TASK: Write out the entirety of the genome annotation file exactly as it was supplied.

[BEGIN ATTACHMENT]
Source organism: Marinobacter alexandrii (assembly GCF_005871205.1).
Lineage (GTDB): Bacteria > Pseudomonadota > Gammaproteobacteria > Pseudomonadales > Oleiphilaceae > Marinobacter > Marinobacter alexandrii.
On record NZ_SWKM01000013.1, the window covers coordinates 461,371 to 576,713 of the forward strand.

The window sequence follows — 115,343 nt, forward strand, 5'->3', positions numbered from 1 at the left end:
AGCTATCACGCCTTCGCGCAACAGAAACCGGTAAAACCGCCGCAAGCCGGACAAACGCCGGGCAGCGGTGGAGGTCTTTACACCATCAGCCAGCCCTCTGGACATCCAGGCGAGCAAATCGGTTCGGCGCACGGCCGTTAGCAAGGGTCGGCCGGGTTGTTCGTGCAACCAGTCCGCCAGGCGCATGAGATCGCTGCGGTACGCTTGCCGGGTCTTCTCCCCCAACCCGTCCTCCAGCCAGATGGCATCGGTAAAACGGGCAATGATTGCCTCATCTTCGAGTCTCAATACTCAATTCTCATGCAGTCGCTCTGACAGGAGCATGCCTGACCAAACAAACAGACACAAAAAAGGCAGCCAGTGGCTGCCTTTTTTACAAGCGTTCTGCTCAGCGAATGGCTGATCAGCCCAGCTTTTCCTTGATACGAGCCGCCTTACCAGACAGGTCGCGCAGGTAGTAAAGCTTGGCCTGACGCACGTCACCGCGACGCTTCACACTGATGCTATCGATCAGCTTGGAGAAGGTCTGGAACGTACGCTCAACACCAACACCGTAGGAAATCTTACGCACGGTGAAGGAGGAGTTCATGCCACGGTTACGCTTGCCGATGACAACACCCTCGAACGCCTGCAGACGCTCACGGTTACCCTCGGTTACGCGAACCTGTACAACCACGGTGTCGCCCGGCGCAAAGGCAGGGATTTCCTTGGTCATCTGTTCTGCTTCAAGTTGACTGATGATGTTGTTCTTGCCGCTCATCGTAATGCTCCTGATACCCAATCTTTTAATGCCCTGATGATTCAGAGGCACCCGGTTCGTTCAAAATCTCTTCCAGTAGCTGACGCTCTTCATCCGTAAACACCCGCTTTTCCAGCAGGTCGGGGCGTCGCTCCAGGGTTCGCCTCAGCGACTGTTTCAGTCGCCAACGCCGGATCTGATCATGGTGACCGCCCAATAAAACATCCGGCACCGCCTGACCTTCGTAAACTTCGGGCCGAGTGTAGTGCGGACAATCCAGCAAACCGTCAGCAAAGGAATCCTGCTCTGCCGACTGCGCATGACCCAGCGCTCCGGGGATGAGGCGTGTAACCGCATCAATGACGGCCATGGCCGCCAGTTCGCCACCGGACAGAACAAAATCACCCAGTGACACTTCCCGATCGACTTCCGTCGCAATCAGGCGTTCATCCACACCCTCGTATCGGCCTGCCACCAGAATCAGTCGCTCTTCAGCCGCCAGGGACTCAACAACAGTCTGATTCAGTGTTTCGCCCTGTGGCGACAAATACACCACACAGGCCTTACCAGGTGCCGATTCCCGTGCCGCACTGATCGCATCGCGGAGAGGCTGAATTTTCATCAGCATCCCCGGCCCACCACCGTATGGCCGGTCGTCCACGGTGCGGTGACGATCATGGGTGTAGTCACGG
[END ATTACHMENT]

Source organism: Marinobacter alexandrii (assembly GCF_005871205.1).
Lineage (GTDB): Bacteria > Pseudomonadota > Gammaproteobacteria > Pseudomonadales > Oleiphilaceae > Marinobacter > Marinobacter alexandrii.
On record NZ_SWKM01000013.1, the window covers coordinates 461,371 to 576,713 of the forward strand.

The window sequence follows — 115,343 nt, forward strand, 5'->3', positions numbered from 1 at the left end:
AGCTATCACGCCTTCGCGCAACAGAAACCGGTAAAACCGCCGCAAGCCGGACAAACGCCGGGCAGCGGTGGAGGTCTTTACACCATCAGCCAGCCCTCTGGACATCCAGGCGAGCAAATCGGTTCGGCGCACGGCCGTTAGCAAGGGTCGGCCGGGTTGTTCGTGCAACCAGTCCGCCAGGCGCATGAGATCGCTGCGGTACGCTTGCCGGGTCTTCTCCCCCAACCCGTCCTCCAGCCAGATGGCATCGGTAAAACGGGCAATGATTGCCTCATCTTCGAGTCTCAATACTCAATTCTCATGCAGTCGCTCTGACAGGAGCATGCCTGACCAAACAAACAGACACAAAAAAGGCAGCCAGTGGCTGCCTTTTTTACAAGCGTTCTGCTCAGCGAATGGCTGATCAGCCCAGCTTTTCCTTGATACGAGCCGCCTTACCAGACAGGTCGCGCAGGTAGTAAAGCTTGGCCTGACGCACGTCACCGCGACGCTTCACACTGATGCTATCGATCAGCTTGGAGAAGGTCTGGAACGTACGCTCAACACCAACACCGTAGGAAATCTTACGCACGGTGAAGGAGGAGTTCATGCCACGGTTACGCTTGCCGATGACAACACCCTCGAACGCCTGCAGACGCTCACGGTTACCCTCGGTTACGCGAACCTGTACAACCACGGTGTCGCCCGGCGCAAAGGCAGGGATTTCCTTGGTCATCTGTTCTGCTTCAAGTTGACTGATGATGTTGTTCTTGCCGCTCATCGTAATGCTCCTGATACCCAATCTTTTAATGCCCTGATGATTCAGAGGCACCCGGTTCGTTCAAAATCTCTTCCAGTAGCTGACGCTCTTCATCCGTAAACACCCGCTTTTCCAGCAGGTCGGGGCGTCGCTCCAGGGTTCGCCTCAGCGACTGTTTCAGTCGCCAACGCCGGATCTGATCATGGTGACCGCCCAATAAAACATCCGGCACCGCCTGACCTTCGTAAACTTCGGGCCGAGTGTAGTGCGGACAATCCAGCAAACCGTCAGCAAAGGAATCCTGCTCTGCCGACTGCGCATGACCCAGCGCTCCGGGGATGAGGCGTGTAACCGCATCAATGACGGCCATGGCCGCCAGTTCGCCACCGGACAGAACAAAATCACCCAGTGACACTTCCCGATCGACTTCCGTCGCAATCAGGCGTTCATCCACACCCTCGTATCGGCCTGCCACCAGAATCAGTCGCTCTTCAGCCGCCAGGGACTCAACAACAGTCTGATTCAGTGTTTCGCCCTGTGGCGACAAATACACCACACAGGCCTTACCAGGTGCCGATTCCCGTGCCGCACTGATCGCATCGCGGAGAGGCTGAATTTTCATCAGCATCCCCGGCCCACCACCGTATGGCCGGTCGTCCACGGTGCGGTGACGATCATGGGTGTAGTCACGG